Measurement of the displacement of yoke 70 is provided by four selectively operative stop members 96, 91, 92, and 93 which respectively select alignment of follower 50 with cam tracks 66, 67, 63, and 69 by arresting a cyclically moving bail 83 that controls arm 82. Bail 83 is pivoted about an axis rod 830 and carries a cam follower roll 34 that engages a double lobed cam 85 carried by the filter shaft 45. At the beginning of a cycle, cam 85 engages follower 84 at high dwell. Rotation of cam 35 clockwise with filter shaft 45 allows follower 34 to move leftwardly as urged by a spring 86. Counterclockwisc pivoting of bail 83 moves the am 82 through intermediate links 87, 88, and 89 clockwise. The distance through which ball 83 pivots counterclockwise is controlled by the selective positioning of the aforesaid stops 99, 91, 92, and 93.

Positioning of these stops is controlled by a pair of keyboard interposer operated bails 100 and 101. Bail 100 is pivotable counterclockwise and acts through connecting link 102 to pivot a stop plate 941 counterclockwise thus displacing the stop 91 to a position below the path of bail 83 where it is thus ineffective to arrest the bail. A bentover tab 95 on the stop plate 94 also displaces a stop plate 96 counterclockwise to thus move the stop 90 thereon downwardly below the path of bail 83. Accordingly, pivotal motion of bail 104) makes the stop 92 effective to arrest the bail 83. in a similar manner, bail 101 is pivotable to act on a stop plate 97 through a connecting link 103 to pivot the stop 92 downwardly out of the path of bail 83. Bentover tab 98 on the stop plate 97 again also carries the stop plate 96 counterclockwise to displace the stop 90 from the path of bail 83. Accordingly, pivotal motion of bail 101 makes stop 91 effective. If it is desired to render stationary frame mounted stop 93 effective, both bails 100 and 101 are pivoted to displace all stops 911, 91, and 92 from the path of bail 33. Finally, stop 90 will be effective whenever neither bail 100 or 101 has been pivoted.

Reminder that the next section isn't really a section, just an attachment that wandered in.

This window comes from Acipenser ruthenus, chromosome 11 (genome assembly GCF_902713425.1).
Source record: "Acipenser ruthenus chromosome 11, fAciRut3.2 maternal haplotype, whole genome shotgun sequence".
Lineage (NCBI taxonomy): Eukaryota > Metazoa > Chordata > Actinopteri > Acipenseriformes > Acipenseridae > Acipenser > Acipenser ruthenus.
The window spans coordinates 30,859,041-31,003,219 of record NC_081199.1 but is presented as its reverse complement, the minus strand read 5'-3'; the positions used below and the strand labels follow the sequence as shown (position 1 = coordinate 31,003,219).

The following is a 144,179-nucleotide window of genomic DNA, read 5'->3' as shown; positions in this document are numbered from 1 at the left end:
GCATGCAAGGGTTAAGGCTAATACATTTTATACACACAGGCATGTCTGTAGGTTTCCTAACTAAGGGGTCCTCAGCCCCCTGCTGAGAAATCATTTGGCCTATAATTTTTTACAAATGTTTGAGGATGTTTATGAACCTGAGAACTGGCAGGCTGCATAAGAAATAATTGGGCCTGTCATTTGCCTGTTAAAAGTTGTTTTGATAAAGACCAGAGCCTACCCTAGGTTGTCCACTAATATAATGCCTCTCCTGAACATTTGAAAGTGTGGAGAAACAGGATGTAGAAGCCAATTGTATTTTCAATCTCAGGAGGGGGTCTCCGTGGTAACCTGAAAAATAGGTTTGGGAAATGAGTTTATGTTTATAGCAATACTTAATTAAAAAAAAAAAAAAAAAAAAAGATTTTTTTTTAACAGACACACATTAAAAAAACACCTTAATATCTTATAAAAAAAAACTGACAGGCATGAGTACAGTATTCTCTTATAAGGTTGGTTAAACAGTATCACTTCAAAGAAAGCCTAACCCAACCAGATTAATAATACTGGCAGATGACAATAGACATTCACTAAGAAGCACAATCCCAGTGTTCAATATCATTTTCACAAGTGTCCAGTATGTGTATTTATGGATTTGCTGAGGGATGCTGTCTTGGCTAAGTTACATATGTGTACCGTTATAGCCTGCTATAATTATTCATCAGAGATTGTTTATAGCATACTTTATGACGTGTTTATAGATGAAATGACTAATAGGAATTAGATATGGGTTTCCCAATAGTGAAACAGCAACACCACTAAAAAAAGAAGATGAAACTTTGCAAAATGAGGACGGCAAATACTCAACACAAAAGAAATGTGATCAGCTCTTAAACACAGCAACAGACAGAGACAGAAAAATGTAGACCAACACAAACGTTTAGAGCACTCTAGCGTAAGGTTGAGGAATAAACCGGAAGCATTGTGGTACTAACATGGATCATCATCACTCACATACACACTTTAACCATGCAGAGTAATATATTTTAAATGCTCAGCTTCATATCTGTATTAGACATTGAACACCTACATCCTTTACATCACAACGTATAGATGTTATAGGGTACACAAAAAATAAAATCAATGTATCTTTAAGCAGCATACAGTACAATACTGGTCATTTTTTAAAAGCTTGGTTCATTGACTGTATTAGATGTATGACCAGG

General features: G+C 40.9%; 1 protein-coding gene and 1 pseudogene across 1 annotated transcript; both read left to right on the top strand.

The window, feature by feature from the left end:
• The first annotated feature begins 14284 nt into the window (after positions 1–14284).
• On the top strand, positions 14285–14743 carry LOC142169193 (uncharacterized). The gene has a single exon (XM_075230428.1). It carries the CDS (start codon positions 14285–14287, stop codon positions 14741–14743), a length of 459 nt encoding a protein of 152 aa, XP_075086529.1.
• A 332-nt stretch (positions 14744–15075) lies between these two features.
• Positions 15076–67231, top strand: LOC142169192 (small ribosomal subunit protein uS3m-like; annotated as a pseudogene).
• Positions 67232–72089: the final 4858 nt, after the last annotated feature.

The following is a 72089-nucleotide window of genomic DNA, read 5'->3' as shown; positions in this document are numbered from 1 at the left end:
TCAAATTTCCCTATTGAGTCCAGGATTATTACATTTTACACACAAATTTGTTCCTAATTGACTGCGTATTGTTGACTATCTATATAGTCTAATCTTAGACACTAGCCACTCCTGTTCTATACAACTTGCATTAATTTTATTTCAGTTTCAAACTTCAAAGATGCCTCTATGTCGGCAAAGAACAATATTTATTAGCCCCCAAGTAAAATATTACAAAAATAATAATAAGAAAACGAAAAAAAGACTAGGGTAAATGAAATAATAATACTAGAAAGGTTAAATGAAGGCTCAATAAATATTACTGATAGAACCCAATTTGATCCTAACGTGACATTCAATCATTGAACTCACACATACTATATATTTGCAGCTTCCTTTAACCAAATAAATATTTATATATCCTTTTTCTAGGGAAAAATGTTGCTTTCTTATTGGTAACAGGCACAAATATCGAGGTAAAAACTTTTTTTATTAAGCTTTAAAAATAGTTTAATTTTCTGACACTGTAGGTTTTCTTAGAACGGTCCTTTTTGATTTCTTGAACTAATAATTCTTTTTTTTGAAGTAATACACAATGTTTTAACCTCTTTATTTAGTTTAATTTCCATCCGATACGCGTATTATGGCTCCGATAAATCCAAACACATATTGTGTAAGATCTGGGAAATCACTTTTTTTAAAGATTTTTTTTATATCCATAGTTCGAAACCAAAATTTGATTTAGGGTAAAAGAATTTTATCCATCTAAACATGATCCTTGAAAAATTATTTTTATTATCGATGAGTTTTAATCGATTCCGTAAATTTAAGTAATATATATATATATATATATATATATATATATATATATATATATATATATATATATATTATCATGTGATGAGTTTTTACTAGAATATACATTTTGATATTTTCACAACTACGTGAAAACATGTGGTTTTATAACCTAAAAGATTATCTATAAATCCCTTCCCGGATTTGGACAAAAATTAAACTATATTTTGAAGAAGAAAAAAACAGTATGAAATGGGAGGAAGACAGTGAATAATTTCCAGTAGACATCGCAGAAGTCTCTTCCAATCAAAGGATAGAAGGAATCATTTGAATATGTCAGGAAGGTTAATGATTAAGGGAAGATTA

Displacement of the bails 1110 and 101 is selected by the provision of appropriate operating projections 49 on the keyboard interposers. For example, since a large area character such as a W is to be printed with a high velocity, interposer 62 is provided with no projections 49. The stop 90 is thus left effective to select the cam track 66 on the high velocity cam profile 61. A low velocity is desired for small area characters such as the comma. Accordingly, a projection 49 is provided for displacing a tab 104 carried by the bail 101 to select the low velocity stop 91 thereby effecting positioning of follower 50 on cam track 67 on the low velocity profile 62. lnterposer 43, which is selected by the space bar 36, carries a projection 49 that displaces a tab 105 to pivot the bail 160 and thereby select stop 92 and the cam track 68. Finally, the backspace interposer 40 carries two projections 69 to displace tabs 106 and 107 that are respectively carried by the bails 100 and 101 thereby moving all movable stops 90, 91, and 92 out of the path of bail 83 and allowing the bail to move against fixed stop 93 to select the cam track 69.

To insure accurate positioning of the follower 50 a detent mechanism 74 is provided as described in aforesaid U.S. Pat. No. 3,382,963. This detent mechanism 74 includes a cam follower 75 that engages the detent cam 65 during rotation of print shaft 16 to pivot a toothed bar 76 away from a detent pawl 77 during the portion of the cycle that the yoke is being displaced along its rod 72. After the yoke 70 has been positioned to select one of the cam tracks 66, 67, 68 or 69, the detent cam 65 allows spring 78 to pull the toothed bar 76 against the detent pawl 77 thereby placing the pawl 77 in a selected tooth to positively define a precise position of the roller 50. Prior to the end of the cycle, cam follower is again driven by detent cam 65 to release the toothed bar 76 from the pawl 77 and permit the yoke 70 to restore to its home position as shown in FIG. 1. An alternative arrangement for positioning the roller 50 is described in IBM Technical Disclosure Bulletin Vol. 12 No. 7 at page l,032 entitled Print Velocity Control Device," Dec., 1969.